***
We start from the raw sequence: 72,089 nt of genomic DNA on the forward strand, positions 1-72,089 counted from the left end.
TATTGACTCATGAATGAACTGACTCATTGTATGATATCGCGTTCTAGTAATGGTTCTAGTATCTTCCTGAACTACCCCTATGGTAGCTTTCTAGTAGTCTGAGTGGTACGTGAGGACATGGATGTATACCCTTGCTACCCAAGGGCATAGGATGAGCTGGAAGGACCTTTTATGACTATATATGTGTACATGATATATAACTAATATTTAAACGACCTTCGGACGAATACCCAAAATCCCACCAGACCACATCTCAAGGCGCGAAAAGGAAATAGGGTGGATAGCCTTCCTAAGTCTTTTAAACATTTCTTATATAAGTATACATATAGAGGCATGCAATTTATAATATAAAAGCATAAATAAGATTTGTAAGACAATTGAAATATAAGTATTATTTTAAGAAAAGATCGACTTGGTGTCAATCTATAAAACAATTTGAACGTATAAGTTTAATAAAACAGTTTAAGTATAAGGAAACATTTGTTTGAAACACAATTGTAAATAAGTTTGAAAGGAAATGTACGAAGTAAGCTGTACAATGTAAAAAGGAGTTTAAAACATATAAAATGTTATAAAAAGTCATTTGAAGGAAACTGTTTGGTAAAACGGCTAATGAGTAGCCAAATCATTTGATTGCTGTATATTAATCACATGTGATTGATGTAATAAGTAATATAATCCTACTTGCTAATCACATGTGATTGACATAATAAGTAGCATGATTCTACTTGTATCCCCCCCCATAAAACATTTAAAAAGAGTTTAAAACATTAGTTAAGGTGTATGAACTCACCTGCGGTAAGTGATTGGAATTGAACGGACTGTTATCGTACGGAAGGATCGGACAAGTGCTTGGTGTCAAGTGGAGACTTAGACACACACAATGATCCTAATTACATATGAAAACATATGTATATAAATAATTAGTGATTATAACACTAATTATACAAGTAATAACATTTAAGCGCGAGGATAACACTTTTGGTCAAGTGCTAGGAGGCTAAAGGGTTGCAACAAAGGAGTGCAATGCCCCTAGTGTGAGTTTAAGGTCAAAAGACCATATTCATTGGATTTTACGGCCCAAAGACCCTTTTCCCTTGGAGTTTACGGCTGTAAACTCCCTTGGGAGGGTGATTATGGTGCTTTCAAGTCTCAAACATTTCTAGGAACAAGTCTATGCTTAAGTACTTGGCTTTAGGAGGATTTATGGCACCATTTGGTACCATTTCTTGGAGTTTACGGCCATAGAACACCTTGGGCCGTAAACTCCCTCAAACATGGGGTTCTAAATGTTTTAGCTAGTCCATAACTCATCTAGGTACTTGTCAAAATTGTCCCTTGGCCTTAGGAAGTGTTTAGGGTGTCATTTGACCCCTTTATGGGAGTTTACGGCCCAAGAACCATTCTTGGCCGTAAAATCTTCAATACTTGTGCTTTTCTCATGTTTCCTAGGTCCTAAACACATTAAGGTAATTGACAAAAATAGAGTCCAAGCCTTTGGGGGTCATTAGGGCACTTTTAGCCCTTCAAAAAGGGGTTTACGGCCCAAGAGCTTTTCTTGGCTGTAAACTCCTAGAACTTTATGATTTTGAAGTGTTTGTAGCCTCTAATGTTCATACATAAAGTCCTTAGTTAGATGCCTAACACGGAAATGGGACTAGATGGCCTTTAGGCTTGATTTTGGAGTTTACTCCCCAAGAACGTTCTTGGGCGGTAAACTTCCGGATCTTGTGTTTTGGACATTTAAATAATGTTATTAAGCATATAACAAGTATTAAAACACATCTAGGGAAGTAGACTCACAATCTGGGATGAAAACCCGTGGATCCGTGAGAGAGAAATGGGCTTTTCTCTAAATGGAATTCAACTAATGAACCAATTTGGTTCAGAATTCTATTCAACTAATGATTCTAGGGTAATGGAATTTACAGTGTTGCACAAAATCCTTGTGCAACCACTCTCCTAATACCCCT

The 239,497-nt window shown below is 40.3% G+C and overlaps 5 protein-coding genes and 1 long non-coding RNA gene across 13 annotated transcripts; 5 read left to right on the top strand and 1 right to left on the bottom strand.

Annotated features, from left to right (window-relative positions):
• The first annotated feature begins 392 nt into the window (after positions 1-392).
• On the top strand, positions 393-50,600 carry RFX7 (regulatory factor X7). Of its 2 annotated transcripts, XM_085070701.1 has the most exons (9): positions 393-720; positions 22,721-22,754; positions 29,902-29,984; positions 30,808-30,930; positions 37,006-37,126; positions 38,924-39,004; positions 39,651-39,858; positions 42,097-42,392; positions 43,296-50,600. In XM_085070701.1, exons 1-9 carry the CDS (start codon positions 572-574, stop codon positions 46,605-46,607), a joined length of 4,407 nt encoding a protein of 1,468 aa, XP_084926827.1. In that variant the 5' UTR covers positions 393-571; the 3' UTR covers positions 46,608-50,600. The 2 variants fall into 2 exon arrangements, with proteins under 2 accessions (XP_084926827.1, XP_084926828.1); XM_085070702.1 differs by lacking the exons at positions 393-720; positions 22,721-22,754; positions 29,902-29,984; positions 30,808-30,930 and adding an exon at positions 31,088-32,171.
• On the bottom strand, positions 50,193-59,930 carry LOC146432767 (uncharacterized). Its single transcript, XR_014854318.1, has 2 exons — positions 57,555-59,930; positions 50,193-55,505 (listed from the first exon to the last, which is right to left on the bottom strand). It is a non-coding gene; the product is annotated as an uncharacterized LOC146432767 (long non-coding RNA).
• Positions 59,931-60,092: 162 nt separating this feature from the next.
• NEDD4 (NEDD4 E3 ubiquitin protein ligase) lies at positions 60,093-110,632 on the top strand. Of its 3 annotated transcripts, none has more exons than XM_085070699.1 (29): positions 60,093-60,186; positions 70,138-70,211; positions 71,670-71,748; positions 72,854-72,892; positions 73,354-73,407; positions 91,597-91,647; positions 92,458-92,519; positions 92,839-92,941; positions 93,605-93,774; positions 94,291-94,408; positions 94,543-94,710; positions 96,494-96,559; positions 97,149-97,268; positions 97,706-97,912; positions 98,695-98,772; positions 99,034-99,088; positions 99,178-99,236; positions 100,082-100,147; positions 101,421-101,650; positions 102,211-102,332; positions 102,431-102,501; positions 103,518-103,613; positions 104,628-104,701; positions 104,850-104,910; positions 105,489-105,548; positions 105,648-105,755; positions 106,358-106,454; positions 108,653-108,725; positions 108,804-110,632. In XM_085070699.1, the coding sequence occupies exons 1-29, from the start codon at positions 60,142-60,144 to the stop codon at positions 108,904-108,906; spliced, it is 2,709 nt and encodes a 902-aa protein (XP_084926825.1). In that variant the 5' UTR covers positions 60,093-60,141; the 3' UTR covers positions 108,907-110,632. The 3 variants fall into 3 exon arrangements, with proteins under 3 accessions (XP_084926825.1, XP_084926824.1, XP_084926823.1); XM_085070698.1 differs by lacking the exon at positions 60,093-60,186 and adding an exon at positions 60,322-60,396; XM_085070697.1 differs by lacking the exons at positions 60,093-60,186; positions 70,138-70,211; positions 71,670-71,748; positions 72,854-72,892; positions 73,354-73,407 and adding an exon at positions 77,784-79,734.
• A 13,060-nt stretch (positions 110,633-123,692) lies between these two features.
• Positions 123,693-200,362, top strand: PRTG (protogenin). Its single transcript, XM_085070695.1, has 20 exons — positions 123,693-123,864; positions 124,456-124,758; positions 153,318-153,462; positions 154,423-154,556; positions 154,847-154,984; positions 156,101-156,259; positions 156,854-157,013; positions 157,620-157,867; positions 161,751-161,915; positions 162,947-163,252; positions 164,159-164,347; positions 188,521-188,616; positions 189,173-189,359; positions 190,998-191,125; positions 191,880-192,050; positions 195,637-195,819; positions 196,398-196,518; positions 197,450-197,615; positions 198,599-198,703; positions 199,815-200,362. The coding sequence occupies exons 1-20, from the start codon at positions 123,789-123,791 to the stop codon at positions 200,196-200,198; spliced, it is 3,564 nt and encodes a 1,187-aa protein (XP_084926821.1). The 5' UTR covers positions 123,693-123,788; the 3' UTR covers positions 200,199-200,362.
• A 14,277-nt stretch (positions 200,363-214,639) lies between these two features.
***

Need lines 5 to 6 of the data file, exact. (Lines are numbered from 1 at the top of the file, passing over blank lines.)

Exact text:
• The first annotated feature begins 392 nt into the window (after positions 1-392).
• On the top strand, positions 393-50,600 carry RFX7 (regulatory factor X7). Of its 2 annotated transcripts, XM_085070701.1 has the most exons (9): positions 393-720; positions 22,721-22,754; positions 29,902-29,984; positions 30,808-30,930; positions 37,006-37,126; positions 38,924-39,004; positions 39,651-39,858; positions 42,097-42,392; positions 43,296-50,600. In XM_085070701.1, exons 1-9 carry the CDS (start codon positions 572-574, stop codon positions 46,605-46,607), a joined length of 4,407 nt encoding a protein of 1,468 aa, XP_084926827.1. In that variant the 5' UTR covers positions 393-571; the 3' UTR covers positions 46,608-50,600. The 2 variants fall into 2 exon arrangements, with proteins under 2 accessions (XP_084926827.1, XP_084926828.1); XM_085070702.1 differs by lacking the exons at positions 393-720; positions 22,721-22,754; positions 29,902-29,984; positions 30,808-30,930 and adding an exon at positions 31,088-32,171.